Thursday, May 7th 2020, 11:41 am – Mass sanitization not only seems wasteful, but it could also be harmful to the environment.

The scene is truly bizarre. People covered head to toe in protective gear spraying a bleach solution across public spaces in an effort to eliminate COVID-19.

I remember the first time I saw these images. I was shocked and intrigued. Firstly, it looked like something out of a movie. But on second thought, I was curious, “does that really work?”.

It not only seems wasteful in my opinion, but I also imagine it could be harmful to the environment.

As my curiosity built, I reached out to some health experts to get their take on the situation.

Dr. Keith Warriner, who is a microbiologist at the University of Guelph, sat down with me for a video chat where he chuckled at the thought of this mass sanitization killing COVID-19.

“I think this does a good job in cleaning the streets, but killing COVID-19, no.” Dr. Warriner told me. “This virus is spread from person to person, there has been some surface transmission, but it’s not a large concern.”

He continued that the idea of a “mass cleaning” is more symbolic than anything.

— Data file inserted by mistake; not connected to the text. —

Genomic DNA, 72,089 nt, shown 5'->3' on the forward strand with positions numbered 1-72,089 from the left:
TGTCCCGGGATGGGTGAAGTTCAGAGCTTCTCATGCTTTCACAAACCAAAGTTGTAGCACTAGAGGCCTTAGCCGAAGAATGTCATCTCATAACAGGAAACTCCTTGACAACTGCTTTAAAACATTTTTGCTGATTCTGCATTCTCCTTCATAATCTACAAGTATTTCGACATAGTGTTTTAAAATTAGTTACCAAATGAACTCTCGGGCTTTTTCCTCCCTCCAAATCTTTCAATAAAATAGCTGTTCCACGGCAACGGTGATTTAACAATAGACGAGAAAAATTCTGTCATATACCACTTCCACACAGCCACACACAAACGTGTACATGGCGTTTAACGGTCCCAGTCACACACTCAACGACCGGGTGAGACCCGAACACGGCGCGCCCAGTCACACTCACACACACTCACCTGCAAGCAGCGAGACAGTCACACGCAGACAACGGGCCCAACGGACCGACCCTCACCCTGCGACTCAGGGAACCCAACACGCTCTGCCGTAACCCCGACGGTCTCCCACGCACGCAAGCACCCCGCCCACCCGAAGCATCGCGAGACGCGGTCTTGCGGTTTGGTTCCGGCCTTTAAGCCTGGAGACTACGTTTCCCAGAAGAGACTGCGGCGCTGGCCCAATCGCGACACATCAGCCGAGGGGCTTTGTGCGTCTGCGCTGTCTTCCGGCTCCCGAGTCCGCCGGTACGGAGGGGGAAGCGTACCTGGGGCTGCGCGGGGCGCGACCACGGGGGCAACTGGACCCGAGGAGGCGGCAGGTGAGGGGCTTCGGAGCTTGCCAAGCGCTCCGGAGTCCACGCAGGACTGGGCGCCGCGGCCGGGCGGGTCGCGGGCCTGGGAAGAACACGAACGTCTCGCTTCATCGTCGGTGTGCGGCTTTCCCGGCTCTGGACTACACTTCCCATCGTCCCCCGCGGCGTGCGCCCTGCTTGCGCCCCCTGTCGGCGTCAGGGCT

“It’s not based on science, it’s based on people wanting to look like they are actually doing something,” he explained. “What people generally do is they fall back on what they think is right. To actually go outside and spray sanitizer sounds like a good idea because when we are at home and cleaning surfaces we spray surfaces. And this [mass cleaning] is the same thing, just on a grander scale.”

I thought his next point was particularly interesting and is something I have not read much about in the media when it comes to sanitization.

“In reality, spraying sanitizers in the streets is likely to lead to problems with irritating people’s eyes and potentially triggering asthma attacks in some,” cautioned Dr. Warriner.

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